OUT IN THE YARD — Attracting butterflies to the garden
Published 12:07 am Thursday, April 2, 2020
In our busy lives, it is easy to pass by dozens of butterflies each day without a second glance. However, now that many of us are home all day, we can appreciate butterflies even more.
They dance around the roadside wildflowers and native plants of the forest in a visual symphony of color. With a little bit of effort, you too can enjoy this colorful display in your own backyard. To attract butterflies to your garden, you need to have good sources of nectar, a place for butterflies to lay their eggs, and food for their caterpillars to eat.
Butterfly larvae or caterpillars are picky eaters. They only like to eat specific host plants. The host plant is where the butterfly lays its eggs. For example, the black swallowtail butterfly larvae will only eat dill, fennel or parsley, the gulf fritillary larvae eats passion vines, and monarch larvae only like milkweeds. Don’t be surprised if dozens of caterpillars eat your host plant to the ground, so plant more than one. Without host plants, butterflies would not exist.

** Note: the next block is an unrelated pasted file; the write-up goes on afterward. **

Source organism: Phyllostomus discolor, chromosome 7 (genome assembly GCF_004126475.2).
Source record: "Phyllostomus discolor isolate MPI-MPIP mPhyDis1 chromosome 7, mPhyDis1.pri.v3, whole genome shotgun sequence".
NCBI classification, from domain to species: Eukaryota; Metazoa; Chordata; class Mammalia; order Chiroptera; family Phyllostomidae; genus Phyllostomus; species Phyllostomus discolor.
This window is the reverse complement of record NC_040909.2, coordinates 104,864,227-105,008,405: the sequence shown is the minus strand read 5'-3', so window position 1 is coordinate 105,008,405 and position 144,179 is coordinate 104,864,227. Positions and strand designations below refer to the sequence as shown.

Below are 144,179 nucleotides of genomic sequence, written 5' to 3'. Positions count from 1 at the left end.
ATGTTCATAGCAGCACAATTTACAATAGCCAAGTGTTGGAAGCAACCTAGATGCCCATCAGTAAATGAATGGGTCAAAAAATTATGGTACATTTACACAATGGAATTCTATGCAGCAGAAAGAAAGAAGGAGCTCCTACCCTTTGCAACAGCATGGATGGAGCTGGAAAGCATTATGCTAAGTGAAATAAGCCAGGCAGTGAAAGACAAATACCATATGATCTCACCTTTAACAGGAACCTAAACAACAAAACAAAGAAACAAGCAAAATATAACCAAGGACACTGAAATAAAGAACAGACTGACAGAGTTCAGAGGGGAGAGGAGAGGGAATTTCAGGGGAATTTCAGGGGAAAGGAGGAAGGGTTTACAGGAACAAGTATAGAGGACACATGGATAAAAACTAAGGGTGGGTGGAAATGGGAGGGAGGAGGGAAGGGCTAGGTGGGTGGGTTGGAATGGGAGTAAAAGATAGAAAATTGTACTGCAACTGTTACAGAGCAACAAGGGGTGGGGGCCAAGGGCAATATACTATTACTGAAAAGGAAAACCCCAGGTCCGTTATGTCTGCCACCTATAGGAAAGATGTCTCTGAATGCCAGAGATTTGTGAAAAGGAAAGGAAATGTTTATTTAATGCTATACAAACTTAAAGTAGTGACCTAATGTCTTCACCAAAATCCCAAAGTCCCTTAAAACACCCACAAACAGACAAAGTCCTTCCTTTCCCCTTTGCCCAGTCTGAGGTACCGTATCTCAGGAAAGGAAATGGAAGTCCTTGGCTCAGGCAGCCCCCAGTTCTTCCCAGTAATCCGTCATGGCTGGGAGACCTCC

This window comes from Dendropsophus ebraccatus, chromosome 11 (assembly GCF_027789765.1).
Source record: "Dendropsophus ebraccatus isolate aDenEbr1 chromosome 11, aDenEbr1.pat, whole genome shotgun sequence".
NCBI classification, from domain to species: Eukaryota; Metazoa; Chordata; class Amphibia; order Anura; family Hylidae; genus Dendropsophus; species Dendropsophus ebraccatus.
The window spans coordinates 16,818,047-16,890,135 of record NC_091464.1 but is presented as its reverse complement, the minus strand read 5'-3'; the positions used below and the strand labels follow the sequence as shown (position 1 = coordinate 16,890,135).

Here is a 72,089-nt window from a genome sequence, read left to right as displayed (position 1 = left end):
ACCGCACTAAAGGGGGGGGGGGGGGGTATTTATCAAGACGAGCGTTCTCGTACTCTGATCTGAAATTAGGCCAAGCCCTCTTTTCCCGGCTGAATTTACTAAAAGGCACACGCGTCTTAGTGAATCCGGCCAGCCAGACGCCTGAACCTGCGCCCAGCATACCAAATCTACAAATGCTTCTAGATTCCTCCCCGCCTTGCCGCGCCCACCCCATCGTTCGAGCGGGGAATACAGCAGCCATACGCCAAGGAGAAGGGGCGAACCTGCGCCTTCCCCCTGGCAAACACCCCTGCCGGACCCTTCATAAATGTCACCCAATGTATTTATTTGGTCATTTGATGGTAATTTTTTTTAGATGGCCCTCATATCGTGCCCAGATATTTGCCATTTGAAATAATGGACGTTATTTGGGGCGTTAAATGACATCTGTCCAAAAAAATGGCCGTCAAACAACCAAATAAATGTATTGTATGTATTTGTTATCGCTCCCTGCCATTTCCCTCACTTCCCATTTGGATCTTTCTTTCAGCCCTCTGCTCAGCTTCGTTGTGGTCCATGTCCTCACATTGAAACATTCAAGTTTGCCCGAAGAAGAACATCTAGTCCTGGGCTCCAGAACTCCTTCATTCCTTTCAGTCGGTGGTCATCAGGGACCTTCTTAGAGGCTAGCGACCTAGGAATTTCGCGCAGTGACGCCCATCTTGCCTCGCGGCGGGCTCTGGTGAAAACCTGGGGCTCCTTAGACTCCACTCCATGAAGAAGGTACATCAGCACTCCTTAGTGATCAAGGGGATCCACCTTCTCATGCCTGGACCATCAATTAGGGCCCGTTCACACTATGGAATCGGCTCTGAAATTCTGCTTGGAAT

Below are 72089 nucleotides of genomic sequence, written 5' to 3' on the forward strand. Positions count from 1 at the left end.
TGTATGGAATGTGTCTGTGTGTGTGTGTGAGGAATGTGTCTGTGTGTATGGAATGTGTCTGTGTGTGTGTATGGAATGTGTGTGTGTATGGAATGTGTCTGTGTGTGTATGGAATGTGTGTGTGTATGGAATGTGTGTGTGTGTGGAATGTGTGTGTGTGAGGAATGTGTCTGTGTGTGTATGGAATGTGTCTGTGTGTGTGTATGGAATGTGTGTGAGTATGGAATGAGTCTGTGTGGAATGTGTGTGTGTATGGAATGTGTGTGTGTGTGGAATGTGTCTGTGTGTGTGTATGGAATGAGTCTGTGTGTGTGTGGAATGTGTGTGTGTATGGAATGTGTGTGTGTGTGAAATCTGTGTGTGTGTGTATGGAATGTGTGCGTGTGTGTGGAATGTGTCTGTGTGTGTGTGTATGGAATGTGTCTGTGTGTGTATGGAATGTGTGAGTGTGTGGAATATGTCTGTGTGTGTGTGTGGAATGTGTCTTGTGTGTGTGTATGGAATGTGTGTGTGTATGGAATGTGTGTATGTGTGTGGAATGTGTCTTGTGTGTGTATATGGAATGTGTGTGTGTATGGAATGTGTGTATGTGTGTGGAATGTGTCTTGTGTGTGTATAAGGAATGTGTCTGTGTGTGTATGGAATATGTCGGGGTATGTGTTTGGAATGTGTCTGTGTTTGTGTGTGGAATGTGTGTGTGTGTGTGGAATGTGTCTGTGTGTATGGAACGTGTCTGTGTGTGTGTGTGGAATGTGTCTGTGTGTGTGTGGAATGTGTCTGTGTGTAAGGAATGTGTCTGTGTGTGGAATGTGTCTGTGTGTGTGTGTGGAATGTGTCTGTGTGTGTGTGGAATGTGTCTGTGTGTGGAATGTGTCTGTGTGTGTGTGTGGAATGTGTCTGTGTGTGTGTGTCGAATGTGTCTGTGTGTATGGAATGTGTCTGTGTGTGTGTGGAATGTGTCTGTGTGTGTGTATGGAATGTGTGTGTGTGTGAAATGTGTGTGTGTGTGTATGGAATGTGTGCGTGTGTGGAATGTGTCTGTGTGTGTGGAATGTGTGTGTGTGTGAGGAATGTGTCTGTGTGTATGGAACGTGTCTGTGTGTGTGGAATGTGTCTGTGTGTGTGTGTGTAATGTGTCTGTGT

When planting nectar sources for adult butterflies, plant a diverse selection of brightly colored flowers that are flat-topped or clustered in various heights and with different bloom periods. The flat-topped flower provides them a place to land while their tongue or proboscis drinks nectar from the flower. Butterflies don’t just look for nectar in the spring; they need nectar sources in all seasons. Native plants, such as blue mistflower, lantana, purple coneflower and scarlet sage, are desirable nectar sources, easy to grow and a great addition to the landscape. You can also plant pentas, salvia, verbena, and zinnia to entice these beautiful creatures into your gardens. While growing these plants, remember to not use insecticides. A butterfly is an insect, and they will die too.
When creating a habitat for butterflies, you also need to include a water source, flat stones, and a wind break. Butterflies get minerals, salt, and other nutrients from a mixture of soil, sand, and water. This can be accomplished with mud puddles or a bird bath that contains these three ingredients. A flat stone gives butterflies a place to perch and sunbath so that they can raise their body temperature and fly. The windbreak, which can be shrubs or fences, provides butterflies with the calm conditions they prefer.
If you follow these steps, you can enjoy the dance of the butterflies too.
Reach Jefferson County Master Gardener Melissa Starr at firstname.lastname@example.org or call Texas AgriLife at 409-835-8461.